Precise details of the engines destined for the DB11 have not yet been revealed, although it is likely that a range of units will be made available. The partnership between Aston Martin and AMG makes it most likely that the DB11 will be offered with a 4.0-litre V8 from the German company. This could be the unit from the Mercedes-AMG GT, which has power outputs ranging from 456bhp to 503bhp.
The company has also confirmed that it is building a new V12 that will embrace twin-turbocharing. Reducing the V12’s capacity to 5.2 litres is part of the company’s quest to drop CO2 emissions below the 333g/km of the DB9. The DB11 is likely to be the most powerful of the DB models yet, though, with a power output in the region of 600bhp a possibility.
The DB11 will grow by a couple of inches over the DB9 and a longer wheelbase is planned to give the new car a more spacious interior. It was felt that the DB9 didn’t have enough interior space to allow it to be used as a day-to-day car, with room in its back seats negligible at best.
Aston Martin plans for the new model to be a more genuine four-seater and Palmer intends the DB11 to be the backbone of the company’s range.
The extra room will be complemented by an airier cabin design, thanks in part to a totally reworked dashboard. The fascia style that has remained largely unchanged since the DB9’s launch has been scrapped in favour of an entirely new layout. It will be a much cleaner design and underpinned by an all-new electrical architecture.
At its centre will be a new infotainment system, which is likely to be the most visible evidence of Daimler’s 5% ownership of Aston Martin. Although it is unclear to what extent the influence of Mercedes parent Daimler will be seen, it could enable the DB11 to take on elements from the latest infotainment systems used in Mercedes models.
Recent spy shots have shown a test mule with a large, digital instrument cluster in the same style as Mercedes’ latest S-Class. The same test car showed a clean central console, but with a set of Mercedes buttons down the side, suggesting the parts sharing will extend beyond the instruments and include a satellite navigation system.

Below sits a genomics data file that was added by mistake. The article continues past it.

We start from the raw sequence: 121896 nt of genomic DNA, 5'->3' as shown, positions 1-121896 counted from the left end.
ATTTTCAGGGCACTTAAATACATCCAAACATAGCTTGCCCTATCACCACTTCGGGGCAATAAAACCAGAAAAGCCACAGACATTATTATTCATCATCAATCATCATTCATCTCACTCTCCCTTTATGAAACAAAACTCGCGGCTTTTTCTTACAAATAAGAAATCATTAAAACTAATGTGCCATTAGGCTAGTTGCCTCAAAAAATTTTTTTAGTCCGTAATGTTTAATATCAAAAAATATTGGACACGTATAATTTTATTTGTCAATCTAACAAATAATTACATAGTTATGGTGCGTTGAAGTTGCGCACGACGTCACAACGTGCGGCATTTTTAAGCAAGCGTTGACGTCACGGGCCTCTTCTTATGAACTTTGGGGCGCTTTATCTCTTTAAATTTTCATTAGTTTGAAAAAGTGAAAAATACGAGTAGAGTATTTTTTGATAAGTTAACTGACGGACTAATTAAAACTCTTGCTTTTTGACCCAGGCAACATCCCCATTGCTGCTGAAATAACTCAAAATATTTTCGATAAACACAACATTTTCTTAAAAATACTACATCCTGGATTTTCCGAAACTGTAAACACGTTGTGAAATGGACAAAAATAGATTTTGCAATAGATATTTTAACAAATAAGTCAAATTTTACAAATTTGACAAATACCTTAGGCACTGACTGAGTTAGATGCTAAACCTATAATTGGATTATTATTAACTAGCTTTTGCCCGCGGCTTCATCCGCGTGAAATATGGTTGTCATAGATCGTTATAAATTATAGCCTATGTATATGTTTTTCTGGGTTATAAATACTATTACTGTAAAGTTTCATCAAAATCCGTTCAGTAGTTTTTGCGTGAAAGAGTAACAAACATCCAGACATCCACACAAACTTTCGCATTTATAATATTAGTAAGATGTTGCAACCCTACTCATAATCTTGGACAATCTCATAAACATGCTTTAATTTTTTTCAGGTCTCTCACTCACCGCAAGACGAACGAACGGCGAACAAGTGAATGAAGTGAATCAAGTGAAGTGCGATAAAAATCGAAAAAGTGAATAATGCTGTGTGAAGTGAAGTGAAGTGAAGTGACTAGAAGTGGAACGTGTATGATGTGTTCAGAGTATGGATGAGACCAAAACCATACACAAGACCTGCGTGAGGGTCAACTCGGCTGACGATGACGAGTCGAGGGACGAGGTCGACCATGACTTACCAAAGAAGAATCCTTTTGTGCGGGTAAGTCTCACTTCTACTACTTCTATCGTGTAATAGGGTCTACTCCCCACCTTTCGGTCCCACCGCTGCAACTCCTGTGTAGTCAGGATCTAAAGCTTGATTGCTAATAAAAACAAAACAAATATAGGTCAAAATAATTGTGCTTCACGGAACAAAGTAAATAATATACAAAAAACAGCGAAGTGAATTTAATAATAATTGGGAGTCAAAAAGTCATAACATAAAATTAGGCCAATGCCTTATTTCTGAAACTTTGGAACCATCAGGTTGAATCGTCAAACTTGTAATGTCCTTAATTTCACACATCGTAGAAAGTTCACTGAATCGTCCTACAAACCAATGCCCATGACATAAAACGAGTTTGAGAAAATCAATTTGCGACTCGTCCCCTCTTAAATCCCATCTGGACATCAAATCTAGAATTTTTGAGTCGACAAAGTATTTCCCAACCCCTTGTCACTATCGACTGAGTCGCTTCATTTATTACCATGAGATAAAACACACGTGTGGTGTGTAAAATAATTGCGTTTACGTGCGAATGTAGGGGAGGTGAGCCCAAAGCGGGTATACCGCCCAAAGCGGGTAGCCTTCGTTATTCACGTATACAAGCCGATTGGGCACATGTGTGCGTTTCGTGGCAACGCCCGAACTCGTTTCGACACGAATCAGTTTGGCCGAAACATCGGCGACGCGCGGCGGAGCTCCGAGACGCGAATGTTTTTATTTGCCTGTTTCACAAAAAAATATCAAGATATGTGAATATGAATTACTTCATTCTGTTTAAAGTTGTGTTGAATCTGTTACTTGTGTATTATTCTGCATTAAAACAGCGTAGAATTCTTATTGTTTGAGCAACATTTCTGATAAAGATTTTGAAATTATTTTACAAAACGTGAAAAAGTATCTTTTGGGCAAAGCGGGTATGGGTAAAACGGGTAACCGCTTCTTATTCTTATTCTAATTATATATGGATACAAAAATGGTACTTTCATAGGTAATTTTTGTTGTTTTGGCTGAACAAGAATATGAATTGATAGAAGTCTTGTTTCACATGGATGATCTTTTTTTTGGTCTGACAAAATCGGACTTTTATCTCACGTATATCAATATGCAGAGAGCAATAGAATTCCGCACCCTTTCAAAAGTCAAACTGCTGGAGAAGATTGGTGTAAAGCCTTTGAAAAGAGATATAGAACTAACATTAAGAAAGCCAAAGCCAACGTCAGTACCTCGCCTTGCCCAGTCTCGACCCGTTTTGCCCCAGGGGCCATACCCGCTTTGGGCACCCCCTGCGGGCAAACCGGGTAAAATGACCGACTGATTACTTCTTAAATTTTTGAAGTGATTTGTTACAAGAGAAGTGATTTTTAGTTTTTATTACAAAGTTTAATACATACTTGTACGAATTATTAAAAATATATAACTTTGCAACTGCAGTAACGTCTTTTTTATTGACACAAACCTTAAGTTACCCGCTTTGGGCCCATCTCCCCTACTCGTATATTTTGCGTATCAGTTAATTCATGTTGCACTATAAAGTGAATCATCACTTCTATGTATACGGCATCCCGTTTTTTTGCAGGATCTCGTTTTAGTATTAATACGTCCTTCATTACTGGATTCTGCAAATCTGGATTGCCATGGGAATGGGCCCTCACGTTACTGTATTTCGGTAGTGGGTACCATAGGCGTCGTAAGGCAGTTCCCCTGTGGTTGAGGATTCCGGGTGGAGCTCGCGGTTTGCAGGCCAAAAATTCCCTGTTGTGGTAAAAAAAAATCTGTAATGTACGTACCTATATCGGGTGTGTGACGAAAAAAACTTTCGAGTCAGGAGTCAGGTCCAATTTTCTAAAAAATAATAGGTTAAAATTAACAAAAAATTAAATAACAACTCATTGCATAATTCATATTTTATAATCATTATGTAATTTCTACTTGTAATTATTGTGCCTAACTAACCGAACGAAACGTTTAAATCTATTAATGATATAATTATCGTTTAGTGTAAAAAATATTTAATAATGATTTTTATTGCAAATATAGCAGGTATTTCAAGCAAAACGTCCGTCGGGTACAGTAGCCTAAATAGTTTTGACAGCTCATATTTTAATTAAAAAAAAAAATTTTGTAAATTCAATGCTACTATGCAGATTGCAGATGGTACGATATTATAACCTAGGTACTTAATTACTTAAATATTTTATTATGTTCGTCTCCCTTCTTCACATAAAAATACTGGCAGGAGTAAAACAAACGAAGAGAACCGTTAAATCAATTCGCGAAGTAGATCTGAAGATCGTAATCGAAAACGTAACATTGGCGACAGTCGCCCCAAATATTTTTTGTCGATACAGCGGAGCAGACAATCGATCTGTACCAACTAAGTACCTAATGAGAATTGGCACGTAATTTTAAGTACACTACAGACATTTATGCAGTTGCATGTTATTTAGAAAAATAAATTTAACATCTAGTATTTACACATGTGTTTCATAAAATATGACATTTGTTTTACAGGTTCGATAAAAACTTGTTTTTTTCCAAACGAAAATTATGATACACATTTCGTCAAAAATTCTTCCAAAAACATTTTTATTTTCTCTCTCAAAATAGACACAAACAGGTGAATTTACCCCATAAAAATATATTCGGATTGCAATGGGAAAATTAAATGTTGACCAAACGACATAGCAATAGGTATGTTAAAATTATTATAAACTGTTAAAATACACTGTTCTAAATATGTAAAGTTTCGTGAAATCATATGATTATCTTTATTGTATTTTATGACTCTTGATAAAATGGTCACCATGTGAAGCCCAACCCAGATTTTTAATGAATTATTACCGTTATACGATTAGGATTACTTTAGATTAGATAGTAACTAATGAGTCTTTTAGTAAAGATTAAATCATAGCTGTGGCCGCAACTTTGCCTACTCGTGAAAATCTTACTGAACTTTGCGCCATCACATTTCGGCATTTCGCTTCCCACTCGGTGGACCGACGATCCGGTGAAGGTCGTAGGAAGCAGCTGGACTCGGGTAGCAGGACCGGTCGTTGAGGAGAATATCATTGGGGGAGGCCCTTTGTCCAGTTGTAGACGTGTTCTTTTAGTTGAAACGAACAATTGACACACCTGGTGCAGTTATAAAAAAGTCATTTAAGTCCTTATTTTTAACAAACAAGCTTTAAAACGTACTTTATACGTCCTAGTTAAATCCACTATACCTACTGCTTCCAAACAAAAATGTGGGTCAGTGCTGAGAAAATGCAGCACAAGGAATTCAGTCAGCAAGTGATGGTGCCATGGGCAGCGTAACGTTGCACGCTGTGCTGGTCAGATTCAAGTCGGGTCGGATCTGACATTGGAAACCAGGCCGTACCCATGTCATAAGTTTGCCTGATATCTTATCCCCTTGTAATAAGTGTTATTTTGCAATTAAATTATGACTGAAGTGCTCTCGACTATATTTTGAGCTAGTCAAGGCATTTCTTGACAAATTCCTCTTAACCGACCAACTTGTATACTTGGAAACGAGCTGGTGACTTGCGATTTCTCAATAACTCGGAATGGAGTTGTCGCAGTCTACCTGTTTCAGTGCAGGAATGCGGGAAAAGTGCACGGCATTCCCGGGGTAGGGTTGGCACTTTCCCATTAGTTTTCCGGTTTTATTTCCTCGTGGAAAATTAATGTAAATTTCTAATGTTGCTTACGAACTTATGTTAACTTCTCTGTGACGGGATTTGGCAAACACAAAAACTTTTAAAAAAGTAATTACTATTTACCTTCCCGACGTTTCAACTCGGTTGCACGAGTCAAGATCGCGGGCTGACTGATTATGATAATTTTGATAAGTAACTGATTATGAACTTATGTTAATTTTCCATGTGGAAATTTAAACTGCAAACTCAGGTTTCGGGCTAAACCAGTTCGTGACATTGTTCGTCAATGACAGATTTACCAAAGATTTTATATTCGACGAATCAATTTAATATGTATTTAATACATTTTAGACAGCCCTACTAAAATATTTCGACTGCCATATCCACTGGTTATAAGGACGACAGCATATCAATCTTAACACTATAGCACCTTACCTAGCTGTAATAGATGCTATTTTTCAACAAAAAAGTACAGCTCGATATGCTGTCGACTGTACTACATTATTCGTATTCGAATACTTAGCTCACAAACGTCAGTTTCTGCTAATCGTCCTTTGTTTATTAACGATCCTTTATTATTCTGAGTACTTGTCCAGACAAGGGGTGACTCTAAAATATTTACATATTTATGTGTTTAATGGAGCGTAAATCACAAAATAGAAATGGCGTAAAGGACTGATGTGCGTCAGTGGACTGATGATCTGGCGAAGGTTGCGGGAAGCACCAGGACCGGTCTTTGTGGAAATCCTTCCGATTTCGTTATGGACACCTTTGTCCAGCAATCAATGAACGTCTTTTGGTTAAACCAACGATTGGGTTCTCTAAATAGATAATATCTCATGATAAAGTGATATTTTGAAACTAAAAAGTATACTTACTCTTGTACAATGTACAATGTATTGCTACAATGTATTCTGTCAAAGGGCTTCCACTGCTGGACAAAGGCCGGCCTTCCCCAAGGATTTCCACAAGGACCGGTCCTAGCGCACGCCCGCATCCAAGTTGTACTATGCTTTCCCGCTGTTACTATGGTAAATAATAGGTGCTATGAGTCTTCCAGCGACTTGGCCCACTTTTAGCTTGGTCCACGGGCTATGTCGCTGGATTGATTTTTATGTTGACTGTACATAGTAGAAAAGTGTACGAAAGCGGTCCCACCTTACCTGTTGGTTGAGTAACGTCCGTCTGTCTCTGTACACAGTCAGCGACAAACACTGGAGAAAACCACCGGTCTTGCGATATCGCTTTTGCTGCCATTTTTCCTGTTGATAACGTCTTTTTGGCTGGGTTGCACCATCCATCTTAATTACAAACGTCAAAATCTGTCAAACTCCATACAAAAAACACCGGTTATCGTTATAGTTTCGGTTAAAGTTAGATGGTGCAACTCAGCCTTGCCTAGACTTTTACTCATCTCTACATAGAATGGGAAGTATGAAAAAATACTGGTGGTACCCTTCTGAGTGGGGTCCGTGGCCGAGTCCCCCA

Sales of the DB11 will not kick off until later in 2016, with an autumn or even winter launch date a possibility.
The cars that will shape Aston Martin’s new era
DB11 Volante (2017)
The convertible version of the DB11 is expected to go on sale around 12 months after the coupé. As with the coupé, a Geneva show debut is likely before a launch in late 2017, which could coincide with the addition of AMG V8 engines.
The smallest car in Aston’s range will be the next major model for replacement, and a 2018 launch date is predicted. Expect it to use a similar range of engines to the DB11.The styling will draw heavily on the DB10 Bond car. A roadster version is likely again, too.
The biggest new model for Aston, in many senses, is the production version of the DBX concept. The crossover is likely to arrive towards the end of the decade. Prime minister David Cameron has publicly encouraged Aston Martin to build the car at a site in Wales.
A new saloon would be a replacement for the Rapide and is due towards the end of the decade. This is expected to be larger and more spacious than theRapide and could carry the Lagonda name, which recently returned for the £696,000 Lagonda Taraf.
Aston’s two-door flagship is likely to be one of the last models to be replaced. The new Vanquish is set to appear around 2020 and will again be offered in a choice of coupé or convertible bodystyles.